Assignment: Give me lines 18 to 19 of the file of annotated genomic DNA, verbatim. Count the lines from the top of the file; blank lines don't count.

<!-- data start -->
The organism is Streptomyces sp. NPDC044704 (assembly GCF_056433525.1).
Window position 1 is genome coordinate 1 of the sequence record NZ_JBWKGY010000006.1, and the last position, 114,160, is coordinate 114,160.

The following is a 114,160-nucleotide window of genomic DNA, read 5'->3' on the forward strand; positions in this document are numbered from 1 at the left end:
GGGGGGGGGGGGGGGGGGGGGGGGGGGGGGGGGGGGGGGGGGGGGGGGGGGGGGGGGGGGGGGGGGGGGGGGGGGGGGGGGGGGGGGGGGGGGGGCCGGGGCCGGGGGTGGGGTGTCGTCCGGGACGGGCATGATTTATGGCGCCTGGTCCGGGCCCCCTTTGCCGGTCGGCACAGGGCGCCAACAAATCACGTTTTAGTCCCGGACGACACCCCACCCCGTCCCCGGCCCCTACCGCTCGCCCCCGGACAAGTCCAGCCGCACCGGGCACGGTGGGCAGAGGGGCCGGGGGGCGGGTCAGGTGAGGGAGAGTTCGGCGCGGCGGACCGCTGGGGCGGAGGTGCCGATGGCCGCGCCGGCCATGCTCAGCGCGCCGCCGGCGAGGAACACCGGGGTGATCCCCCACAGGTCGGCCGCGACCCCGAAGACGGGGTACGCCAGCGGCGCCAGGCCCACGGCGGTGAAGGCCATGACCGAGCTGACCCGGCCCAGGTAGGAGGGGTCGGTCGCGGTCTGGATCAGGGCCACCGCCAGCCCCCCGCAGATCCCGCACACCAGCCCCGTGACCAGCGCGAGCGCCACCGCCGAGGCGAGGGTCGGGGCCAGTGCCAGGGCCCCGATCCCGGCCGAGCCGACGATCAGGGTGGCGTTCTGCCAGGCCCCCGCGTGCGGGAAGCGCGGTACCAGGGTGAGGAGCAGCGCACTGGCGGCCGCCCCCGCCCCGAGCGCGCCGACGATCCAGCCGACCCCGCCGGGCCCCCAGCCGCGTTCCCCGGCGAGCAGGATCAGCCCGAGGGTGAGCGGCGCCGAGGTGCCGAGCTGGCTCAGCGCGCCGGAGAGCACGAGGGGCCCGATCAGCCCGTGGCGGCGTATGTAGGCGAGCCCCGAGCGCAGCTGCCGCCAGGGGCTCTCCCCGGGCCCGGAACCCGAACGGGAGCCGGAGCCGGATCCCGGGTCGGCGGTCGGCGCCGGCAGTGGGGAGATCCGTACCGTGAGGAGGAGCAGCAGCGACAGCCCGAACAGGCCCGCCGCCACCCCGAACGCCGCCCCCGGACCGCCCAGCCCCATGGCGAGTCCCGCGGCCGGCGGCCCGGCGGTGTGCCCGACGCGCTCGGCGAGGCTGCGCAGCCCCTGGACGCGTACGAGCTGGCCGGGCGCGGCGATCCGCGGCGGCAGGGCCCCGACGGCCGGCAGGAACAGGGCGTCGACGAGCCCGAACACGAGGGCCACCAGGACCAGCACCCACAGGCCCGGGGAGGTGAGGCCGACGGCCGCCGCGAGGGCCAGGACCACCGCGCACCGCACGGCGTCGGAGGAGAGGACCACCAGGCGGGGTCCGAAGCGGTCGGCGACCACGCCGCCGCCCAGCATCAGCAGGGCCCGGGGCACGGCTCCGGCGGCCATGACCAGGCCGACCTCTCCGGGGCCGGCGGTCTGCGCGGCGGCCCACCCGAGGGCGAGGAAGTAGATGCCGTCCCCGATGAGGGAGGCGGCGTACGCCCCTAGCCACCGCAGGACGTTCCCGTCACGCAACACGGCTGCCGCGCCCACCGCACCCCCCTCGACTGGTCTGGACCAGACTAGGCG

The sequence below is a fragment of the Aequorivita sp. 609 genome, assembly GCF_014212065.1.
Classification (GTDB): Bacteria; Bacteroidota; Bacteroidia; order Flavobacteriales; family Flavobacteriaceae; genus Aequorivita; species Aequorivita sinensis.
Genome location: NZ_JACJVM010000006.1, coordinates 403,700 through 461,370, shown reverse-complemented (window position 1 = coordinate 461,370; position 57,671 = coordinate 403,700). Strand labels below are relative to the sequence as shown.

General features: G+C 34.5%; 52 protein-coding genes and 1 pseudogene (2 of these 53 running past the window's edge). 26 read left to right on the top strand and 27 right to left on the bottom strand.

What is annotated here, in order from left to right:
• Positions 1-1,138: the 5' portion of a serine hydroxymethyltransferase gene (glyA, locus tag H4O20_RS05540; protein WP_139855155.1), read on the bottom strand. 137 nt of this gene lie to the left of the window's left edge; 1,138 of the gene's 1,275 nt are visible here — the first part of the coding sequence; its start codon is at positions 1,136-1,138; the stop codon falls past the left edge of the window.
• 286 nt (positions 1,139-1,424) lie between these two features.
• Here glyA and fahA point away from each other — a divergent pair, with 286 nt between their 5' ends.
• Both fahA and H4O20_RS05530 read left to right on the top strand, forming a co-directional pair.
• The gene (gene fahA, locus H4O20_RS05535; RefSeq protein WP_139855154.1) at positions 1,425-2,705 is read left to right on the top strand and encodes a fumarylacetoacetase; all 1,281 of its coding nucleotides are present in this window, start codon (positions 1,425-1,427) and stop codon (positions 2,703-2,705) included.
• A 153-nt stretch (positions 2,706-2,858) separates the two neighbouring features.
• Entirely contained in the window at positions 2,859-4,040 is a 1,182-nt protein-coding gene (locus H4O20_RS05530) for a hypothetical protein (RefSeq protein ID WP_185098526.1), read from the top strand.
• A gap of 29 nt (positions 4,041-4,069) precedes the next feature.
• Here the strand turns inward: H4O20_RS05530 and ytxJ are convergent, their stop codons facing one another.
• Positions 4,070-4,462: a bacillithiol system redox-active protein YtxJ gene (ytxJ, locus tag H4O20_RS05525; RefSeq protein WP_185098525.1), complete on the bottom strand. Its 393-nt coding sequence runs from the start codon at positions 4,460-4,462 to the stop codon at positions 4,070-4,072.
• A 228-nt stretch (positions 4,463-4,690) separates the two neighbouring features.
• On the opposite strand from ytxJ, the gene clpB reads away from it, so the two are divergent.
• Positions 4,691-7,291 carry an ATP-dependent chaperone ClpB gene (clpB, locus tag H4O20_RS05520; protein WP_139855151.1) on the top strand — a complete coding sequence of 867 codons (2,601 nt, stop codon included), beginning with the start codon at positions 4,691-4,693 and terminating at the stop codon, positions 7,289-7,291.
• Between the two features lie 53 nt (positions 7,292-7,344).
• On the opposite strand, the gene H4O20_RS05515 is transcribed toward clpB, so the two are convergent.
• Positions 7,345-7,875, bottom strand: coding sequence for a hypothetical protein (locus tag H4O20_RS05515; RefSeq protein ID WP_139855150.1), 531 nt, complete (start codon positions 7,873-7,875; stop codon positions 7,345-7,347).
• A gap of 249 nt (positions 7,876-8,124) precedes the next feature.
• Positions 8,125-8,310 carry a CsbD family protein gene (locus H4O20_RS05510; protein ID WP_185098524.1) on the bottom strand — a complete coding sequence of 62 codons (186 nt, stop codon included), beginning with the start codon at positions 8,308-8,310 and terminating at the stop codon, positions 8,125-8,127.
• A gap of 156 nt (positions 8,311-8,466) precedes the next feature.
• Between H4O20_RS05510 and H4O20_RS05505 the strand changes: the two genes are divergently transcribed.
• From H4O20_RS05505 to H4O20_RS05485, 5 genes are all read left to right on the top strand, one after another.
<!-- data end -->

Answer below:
• Here the strand turns inward: H4O20_RS05530 and ytxJ are convergent, their stop codons facing one another.
• Positions 4,070-4,462: a bacillithiol system redox-active protein YtxJ gene (ytxJ, locus tag H4O20_RS05525; RefSeq protein WP_185098525.1), complete on the bottom strand. Its 393-nt coding sequence runs from the start codon at positions 4,460-4,462 to the stop codon at positions 4,070-4,072.